If the Yankees do not win the World Series, their season is not a success. Other franchises talk about this concept, but the Yankees live it, and they put their money where their belief system is. They have not won a World Series since 2000, so division titles or not, the last five campaigns were not successful by their standards.
A loss to the Tigers in the first round of the postseason would be somewhere between unacceptable and unthinkable for the Yankees. On the other hand, who could call the Tigers' season a failure if they were to lose to the Yankees? They were in baseball oblivion not all that long ago, losing 119 games in 2003. Even last season, they lost 91.
The way the regular season ended was deeply disappointing for the Tigers, dropping five straight and, on the season's final day, dropping out of first place in the AL Central. They had been in the division lead since mid-May. They once had a 10-game lead. The American League Wild Card berth was a consolation prize, but it is much better than the alternative, which is watching the postseason from a great distance, on television.
Even if they could not win the Central, the Tigers proved something over the course of the season. They had not been to the postseason since 1987. In Spring Training, manager Jim Leyland suggested that they were still considered by many to be "laughingstocks."
Nobody chuckled at the Tigers when they rolled to a 76-36 record well into August. They proved that, with some very astute acquisitions and the addition of a manager of the first class, a team can rise up from obscurity to be a postseason qualifier. It was an extremely encouraging display for those baseball people who yearn for greater competitive balance, or, if you must, parity.
The Tigers sent all the right messages. They were intelligent and aggressive. They depended on the timeless virtues of impressive pitching and solid defense. They were proof that a baseball team could be all the way down and then all the way up, if not overnight, then certainly over a matter of months.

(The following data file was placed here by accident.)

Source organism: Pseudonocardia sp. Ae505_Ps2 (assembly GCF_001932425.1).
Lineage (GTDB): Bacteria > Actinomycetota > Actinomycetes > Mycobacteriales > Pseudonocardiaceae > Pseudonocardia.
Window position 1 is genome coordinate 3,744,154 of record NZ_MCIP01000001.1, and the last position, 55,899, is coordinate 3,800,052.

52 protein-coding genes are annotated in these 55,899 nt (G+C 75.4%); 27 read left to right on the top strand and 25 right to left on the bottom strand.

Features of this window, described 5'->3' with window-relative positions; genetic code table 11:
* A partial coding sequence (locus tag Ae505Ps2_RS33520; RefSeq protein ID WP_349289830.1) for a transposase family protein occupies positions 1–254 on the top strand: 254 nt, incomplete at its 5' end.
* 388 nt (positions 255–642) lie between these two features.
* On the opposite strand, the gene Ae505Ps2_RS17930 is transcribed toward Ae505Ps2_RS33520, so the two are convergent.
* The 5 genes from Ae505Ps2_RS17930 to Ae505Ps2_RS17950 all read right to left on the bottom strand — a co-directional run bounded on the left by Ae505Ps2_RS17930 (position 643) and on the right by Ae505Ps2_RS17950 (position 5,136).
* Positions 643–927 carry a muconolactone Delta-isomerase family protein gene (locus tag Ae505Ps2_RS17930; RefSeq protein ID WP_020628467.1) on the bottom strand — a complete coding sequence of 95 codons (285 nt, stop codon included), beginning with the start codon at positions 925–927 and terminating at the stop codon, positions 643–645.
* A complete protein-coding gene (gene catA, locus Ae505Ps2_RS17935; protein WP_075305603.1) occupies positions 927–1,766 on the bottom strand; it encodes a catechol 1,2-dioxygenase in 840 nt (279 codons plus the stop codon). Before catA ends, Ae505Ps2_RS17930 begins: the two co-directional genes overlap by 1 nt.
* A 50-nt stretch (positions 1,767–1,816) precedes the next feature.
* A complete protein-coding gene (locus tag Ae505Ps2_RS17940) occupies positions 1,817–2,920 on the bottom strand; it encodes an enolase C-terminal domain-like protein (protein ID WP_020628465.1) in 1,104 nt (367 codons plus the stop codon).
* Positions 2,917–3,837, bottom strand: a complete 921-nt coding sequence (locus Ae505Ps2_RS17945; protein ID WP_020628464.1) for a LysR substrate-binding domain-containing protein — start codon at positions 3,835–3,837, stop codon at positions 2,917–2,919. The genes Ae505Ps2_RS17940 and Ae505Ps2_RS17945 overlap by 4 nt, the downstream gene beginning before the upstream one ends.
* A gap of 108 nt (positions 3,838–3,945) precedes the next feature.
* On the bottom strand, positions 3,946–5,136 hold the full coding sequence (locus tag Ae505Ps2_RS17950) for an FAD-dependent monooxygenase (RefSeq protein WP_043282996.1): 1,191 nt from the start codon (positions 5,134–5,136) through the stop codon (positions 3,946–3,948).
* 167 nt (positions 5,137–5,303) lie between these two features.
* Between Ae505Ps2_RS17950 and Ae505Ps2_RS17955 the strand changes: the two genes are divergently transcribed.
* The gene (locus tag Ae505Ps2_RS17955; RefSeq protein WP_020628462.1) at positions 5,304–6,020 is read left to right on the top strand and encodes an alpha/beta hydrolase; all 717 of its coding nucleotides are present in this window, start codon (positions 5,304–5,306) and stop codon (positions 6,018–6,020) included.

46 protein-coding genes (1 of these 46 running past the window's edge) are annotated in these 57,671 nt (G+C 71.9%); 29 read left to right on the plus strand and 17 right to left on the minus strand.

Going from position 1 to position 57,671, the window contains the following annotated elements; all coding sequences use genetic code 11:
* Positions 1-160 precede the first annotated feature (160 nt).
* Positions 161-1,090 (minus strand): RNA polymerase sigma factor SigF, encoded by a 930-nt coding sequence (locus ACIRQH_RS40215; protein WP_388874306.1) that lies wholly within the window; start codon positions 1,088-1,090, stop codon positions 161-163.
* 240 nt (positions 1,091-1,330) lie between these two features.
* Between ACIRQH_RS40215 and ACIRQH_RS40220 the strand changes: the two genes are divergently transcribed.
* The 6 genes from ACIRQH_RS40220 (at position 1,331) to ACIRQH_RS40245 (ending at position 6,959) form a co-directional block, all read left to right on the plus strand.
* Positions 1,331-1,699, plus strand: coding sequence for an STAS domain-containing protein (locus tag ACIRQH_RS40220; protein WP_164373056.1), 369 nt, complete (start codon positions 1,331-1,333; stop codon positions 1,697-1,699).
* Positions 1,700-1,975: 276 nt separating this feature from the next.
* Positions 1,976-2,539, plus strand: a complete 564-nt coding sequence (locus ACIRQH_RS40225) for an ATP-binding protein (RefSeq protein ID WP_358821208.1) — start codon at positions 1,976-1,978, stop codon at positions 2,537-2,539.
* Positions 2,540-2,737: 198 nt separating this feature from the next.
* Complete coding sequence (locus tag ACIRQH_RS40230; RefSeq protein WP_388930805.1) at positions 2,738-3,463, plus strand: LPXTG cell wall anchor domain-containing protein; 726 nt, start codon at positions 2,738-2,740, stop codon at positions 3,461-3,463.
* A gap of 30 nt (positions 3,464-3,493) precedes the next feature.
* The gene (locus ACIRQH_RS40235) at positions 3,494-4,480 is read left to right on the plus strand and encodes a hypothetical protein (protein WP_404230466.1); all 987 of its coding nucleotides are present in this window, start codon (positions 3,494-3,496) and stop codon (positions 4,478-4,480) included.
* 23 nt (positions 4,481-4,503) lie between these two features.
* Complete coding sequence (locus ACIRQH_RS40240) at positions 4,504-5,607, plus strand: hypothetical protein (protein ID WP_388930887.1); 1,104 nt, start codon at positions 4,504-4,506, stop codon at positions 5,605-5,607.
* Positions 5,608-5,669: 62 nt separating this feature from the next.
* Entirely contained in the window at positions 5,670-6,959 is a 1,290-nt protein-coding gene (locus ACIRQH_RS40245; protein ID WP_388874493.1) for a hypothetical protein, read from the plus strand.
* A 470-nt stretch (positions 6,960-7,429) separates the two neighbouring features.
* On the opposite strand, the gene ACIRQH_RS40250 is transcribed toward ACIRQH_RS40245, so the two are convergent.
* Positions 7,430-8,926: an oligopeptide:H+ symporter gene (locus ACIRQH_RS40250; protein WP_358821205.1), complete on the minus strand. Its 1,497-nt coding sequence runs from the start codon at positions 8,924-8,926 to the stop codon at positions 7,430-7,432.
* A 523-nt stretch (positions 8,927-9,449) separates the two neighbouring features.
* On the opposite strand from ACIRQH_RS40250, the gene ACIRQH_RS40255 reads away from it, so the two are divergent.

And in the process, they laid the foundation for years of future success with the influx of impressive young pitchers. A loss to the Yankees would be deeply disappointing, but it would not really tarnish all that has been accomplished by the Tigers this season. Or would it?
If the Tigers get blown out of this series, after their late-season fade, some of the positives will be overshadowed. Those positives should not be forgotten, but they might be misplaced. The Tigers could be viewed in terms of their late slump, not their wonderful play earlier in the season. The Tigers as an ongoing operation might not need to beat the Yankees to validate their worth, because they proved that worth over the vast majority of six months of the regular season. But they would need a competitive Division Series to underscore their point.
On the other hand, the Yankees need to win because, as good as they have typically been, they are the Yankees, and no other result will do. They have not won a World Series in six years, but they have not been in a World Series in three years. Only the Yankees could consider this sort of thing a drought. But this is a completely unique operation.
Everybody has World Series aspirations, but of the 30 clubs, the Yankees have lived those aspirations more than anybody else. A loss in a mere Division Series is not in the organizational game plan.
On the surface, it appears that the Yankees have more to lose here. But if somebody tells you that the Tigers have nothing to lose, that's way off the proverbial base. After their late struggles, they need, if not a blissful ending, at least a suitable ending. The initial 2006 expectations for these two franchises may have been vastly different, but in October, everybody has something very substantial at stake.